Odorless and colorless radon gas can be a serious health threat lurking in any Maine home regardless of its age or location. Radon can enter a home through the ground or can dissolve into well water and be released into the air inside a home when water is used. Exposure to radon is the second leading cause of lung cancer in Maine, and the number one cause for people who do not smoke. Fortunately, testing and treatment can easily detect and mitigate dangerous radon levels. During Radon Awareness Week families can take these steps to determine the radon level in their home.
Both the air and well water in a home should be tested for radon. Homeowners can purchase a simple test kit through a registered Maine testing lab, or they can hire a registered radon tester. Find out where to buy a test kit and see a list of registered testers at Maineradiationcontrol.org, or call 1-800-232-0842. Remember, testing isn't just a good idea for older homes. It's the only way to determine if a home of any age and in any location has unsafe radon levels. In 2016, only 1 in 3 households tested their home for radon in air. This number varies across the state. Explore radon data for your county.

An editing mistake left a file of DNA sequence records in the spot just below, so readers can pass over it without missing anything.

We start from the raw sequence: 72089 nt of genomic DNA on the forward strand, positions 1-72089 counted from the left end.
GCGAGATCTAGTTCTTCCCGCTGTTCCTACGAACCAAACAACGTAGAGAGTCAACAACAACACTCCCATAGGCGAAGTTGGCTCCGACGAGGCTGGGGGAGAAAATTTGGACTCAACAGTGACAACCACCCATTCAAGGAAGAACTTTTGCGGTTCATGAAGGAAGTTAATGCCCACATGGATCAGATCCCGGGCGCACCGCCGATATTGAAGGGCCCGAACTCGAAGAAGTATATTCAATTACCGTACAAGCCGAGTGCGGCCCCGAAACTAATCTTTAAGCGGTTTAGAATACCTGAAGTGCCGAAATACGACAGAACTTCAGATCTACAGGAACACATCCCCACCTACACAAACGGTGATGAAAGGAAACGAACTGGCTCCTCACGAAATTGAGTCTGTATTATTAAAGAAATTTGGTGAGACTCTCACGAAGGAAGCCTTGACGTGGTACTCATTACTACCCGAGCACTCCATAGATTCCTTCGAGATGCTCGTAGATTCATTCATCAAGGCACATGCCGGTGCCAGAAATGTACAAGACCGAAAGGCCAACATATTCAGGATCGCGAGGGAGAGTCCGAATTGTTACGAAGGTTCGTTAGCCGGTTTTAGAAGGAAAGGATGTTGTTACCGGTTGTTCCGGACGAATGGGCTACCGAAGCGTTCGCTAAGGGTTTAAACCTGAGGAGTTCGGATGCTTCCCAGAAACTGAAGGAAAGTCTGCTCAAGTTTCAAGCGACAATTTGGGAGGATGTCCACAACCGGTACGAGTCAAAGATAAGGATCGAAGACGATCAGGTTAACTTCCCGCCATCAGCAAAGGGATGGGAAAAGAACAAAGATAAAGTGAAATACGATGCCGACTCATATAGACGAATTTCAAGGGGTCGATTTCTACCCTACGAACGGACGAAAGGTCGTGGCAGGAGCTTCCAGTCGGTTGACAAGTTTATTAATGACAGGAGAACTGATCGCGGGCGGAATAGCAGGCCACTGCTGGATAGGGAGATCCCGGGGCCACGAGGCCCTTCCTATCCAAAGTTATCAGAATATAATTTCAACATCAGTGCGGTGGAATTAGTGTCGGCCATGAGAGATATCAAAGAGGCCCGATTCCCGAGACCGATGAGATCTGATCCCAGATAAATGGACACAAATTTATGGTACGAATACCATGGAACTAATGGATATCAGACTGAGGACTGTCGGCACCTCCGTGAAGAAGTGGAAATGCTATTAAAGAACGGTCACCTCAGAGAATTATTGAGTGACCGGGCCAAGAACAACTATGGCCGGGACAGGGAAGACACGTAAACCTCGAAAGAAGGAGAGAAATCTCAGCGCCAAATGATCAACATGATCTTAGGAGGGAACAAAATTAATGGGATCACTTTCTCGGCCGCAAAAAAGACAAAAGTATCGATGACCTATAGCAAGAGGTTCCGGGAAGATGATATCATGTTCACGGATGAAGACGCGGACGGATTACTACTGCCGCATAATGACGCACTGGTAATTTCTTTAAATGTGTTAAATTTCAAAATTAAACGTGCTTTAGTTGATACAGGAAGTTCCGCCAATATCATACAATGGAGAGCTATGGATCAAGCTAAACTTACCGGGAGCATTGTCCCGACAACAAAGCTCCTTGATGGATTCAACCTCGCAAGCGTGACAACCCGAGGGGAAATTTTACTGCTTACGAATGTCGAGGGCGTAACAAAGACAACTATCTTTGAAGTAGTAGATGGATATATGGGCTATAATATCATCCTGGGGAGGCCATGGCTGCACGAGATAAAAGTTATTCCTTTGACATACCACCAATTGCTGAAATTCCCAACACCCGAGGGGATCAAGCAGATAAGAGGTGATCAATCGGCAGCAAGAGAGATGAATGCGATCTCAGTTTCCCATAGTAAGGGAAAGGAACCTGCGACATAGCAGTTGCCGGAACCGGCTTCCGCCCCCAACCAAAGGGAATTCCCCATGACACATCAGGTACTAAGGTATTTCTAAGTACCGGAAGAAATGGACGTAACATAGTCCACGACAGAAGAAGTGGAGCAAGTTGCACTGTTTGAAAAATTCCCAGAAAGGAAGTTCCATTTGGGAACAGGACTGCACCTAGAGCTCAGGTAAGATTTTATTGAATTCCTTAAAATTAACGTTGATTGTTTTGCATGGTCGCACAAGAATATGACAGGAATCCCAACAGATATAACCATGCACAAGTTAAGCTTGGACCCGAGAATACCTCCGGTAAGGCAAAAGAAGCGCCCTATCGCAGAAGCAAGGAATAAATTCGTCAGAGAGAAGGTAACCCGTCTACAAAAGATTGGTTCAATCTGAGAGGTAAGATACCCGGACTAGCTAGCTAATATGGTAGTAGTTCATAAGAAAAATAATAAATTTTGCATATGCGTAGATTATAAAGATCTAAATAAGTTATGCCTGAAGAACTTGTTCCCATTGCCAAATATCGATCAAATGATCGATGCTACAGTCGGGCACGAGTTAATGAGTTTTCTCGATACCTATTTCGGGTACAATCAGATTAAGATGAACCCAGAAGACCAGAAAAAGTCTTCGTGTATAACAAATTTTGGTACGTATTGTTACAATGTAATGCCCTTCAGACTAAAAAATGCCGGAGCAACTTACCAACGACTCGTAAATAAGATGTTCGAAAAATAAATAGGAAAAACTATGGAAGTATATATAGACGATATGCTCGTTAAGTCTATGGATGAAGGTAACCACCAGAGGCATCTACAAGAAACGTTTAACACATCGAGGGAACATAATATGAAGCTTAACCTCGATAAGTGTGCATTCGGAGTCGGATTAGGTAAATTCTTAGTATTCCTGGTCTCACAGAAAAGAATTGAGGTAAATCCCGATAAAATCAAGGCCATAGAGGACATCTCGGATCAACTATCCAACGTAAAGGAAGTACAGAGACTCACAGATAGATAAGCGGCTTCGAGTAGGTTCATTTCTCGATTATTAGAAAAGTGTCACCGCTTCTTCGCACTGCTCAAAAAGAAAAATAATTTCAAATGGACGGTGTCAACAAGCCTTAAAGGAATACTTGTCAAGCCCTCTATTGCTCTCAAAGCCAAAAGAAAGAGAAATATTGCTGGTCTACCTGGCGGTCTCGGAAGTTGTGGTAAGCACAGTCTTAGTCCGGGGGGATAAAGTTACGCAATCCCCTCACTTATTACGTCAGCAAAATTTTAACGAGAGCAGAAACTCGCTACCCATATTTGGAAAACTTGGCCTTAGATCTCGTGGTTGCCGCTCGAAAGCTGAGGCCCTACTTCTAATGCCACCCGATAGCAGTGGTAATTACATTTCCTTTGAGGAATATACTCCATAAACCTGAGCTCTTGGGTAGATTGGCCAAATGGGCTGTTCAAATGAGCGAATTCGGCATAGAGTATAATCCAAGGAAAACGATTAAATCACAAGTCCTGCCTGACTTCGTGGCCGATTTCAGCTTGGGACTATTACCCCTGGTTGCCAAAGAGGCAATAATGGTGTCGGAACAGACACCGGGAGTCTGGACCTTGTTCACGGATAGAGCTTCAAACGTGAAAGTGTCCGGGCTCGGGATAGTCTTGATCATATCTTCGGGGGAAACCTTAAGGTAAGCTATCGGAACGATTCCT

If a radon test indicates unsafe levels of radon in a home the issue should be fixed by a registered contractor trained to address radon in air or in well water. Treatment systems can be installed in a home to lower radon levels, and air and water test results should be considered together to determine the best and most cost-effective solution. Even though 1 in 10 homes in Maine report having radon in air levels above normal, only 3 in 4 households report reducing or fixing their elevated levels of radon in air. And, far fewer rental properties (41%) have taken action to lower harmful radon levels compared to owned properties (78%).
To ensure that a radon mitigation system is working properly to reduce and maintain levels of radon, the air and well water should be re-tested every two years. Homes should also be re-tested after any major structural changes such as getting a roof replaced, new windows, building an addition or attached garage, or a new heating system. The Maine Center for Disease Control & Prevention’s Maine Tracking Network provides data on radon in air test results at the town, county, and state level. Maine also uses survey data to track the percentage of homes in the state that report testing their air for radon, if a result was elevated, and if the levels were reduced through treatment.